Asking students to tell me the answers provides an opportunity for reading practise as they have to read what they have written. Noticing how easily students write the words during the tests and also their shouts during the marking help me see where there are areas that need extra review.

All of these advantages can of course be obtained in other activities and I am still not sure whether I am doing the right thing by giving these tests, but so far I certainly don’t think they are doing any harm, and they do seem to be having a positive effect. Students have to face a lot of tests in this country and I certainly don’t want to add to that test-taking burden but because of the easiness of the tests we do, I don’t think that is the case. I hope that, maybe, developing a positive attitude towards tests by doing these little English tests could help them face other tests with more confidence.

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February 08, 2010

Ten ways to use an eggtimer in class

An egg-timer is a great tool for the classroom. It can spice up old activities, turn competitive games into co-operative ones, and help with classroom management. These are some ways a three-minute egg-timer can be used in class.

1. For small classes (four or fewer). Each student has three minutes in which to answer as many questions as possible from the teacher. Another student keeps track of the score, and another watches the egg-timer. It is a good way to practise new targets and review older targets, as well as to practise general personal questions such as What school do you go to? Where do you live? etc. It also really improves students’ listening skills. It can be turned into a co-operative activity by having all students answering questions during the first round, then repeating the activity and trying to beat the previous score.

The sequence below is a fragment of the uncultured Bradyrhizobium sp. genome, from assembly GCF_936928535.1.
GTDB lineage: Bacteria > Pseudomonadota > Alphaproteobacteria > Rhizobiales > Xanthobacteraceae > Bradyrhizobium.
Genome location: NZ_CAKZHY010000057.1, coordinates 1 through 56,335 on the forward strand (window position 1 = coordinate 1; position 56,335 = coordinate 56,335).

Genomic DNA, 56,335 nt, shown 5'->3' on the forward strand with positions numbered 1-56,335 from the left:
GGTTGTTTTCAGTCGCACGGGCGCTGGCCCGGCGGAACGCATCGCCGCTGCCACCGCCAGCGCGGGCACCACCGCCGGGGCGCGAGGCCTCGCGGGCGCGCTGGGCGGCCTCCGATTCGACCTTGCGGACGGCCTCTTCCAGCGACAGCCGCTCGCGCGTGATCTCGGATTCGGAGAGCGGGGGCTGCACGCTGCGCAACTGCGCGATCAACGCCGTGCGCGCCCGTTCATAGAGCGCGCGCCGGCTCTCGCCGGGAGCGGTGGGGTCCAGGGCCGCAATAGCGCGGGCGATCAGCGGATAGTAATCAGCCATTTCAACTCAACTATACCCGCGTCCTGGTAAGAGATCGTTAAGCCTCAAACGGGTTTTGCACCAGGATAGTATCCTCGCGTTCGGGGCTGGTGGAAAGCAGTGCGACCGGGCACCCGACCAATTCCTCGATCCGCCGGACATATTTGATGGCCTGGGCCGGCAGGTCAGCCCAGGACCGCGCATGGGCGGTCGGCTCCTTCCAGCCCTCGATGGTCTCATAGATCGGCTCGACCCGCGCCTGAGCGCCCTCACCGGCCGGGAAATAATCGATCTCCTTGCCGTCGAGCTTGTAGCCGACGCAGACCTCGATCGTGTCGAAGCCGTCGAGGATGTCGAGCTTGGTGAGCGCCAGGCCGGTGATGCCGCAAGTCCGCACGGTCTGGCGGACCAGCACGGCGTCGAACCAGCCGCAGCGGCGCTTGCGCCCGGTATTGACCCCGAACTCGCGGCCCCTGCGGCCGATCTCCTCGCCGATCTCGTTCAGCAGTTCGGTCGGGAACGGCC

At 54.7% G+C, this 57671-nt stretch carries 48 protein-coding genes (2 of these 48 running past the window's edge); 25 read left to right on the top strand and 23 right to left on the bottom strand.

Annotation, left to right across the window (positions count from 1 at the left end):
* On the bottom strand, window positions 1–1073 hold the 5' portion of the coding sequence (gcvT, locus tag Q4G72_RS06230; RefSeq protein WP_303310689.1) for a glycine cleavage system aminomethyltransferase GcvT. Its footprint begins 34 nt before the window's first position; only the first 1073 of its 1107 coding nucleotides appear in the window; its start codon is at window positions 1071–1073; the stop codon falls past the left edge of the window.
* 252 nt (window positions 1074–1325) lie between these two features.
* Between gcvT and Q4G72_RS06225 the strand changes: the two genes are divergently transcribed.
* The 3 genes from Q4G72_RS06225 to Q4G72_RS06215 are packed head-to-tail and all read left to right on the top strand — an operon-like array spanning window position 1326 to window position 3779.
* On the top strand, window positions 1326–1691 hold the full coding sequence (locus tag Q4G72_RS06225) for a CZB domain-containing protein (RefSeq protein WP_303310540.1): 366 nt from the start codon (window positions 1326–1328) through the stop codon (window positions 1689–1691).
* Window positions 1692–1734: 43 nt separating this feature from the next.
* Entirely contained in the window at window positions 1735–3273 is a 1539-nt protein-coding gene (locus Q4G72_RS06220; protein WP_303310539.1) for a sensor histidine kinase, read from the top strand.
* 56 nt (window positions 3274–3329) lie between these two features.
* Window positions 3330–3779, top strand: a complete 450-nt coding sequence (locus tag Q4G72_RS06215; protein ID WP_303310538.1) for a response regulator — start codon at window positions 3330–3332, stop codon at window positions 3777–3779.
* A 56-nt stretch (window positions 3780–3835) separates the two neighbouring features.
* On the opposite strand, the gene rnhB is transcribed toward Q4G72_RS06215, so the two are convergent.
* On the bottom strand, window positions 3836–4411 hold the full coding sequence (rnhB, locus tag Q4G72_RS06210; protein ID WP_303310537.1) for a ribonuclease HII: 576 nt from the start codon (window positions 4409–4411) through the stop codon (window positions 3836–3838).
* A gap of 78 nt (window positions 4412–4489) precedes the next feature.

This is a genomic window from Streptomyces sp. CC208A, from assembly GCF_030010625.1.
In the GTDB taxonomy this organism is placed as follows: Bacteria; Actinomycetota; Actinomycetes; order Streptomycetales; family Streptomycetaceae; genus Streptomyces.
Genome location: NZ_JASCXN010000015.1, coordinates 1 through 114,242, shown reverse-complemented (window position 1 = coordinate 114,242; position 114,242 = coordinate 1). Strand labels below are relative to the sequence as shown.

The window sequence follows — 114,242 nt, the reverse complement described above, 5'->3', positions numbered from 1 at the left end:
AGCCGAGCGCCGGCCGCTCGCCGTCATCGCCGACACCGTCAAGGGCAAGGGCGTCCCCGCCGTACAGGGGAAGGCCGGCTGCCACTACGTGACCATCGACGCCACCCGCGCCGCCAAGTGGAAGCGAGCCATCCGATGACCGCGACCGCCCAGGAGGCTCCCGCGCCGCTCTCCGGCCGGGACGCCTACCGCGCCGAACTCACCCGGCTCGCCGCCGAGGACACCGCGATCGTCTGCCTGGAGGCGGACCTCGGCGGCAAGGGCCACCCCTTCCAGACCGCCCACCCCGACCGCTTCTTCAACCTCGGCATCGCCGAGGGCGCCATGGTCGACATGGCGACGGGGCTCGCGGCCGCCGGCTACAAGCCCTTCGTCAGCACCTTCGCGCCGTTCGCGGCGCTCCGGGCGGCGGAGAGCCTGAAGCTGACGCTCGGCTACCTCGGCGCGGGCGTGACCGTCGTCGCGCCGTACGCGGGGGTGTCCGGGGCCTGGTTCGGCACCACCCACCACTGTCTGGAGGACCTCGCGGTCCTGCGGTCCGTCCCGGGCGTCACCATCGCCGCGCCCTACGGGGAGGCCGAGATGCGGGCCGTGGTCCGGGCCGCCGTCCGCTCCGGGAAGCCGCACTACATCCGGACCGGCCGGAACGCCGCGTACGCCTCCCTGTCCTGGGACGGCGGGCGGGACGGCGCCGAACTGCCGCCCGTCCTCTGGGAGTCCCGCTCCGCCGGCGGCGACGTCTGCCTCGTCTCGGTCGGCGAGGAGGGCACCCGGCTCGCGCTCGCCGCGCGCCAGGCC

2. For large classes. The whole class has three minutes in which to ask one question each to the teacher (or to one volunteer student). Questions such as Do you like...?, Do you have ...? Can you ...? What ... do you like? work well, as well as any other questions the students know and want to ask.

3. For any size class. Divide students into small groups (about four). Give each group a set of cards that consists of some kind of pairs, for example, pictures and initial letters, pictures and words, questions and answers. Students have three minutes in which to match up the pairs.

4. For any size class. Divide students into small groups (about four). Give each group a set of cards that consists of some kind of pairs (as above). Students play concentration (shinkeisuijaku) and try to finish within three (or six) minutes. This makes for a faster game avoiding the time-wasting that sometimes occurs as students deliberate over which card to choose. It also makes it a more co-operative game than the standard one as the goal is to finish in the time limit rather than to win the most cards.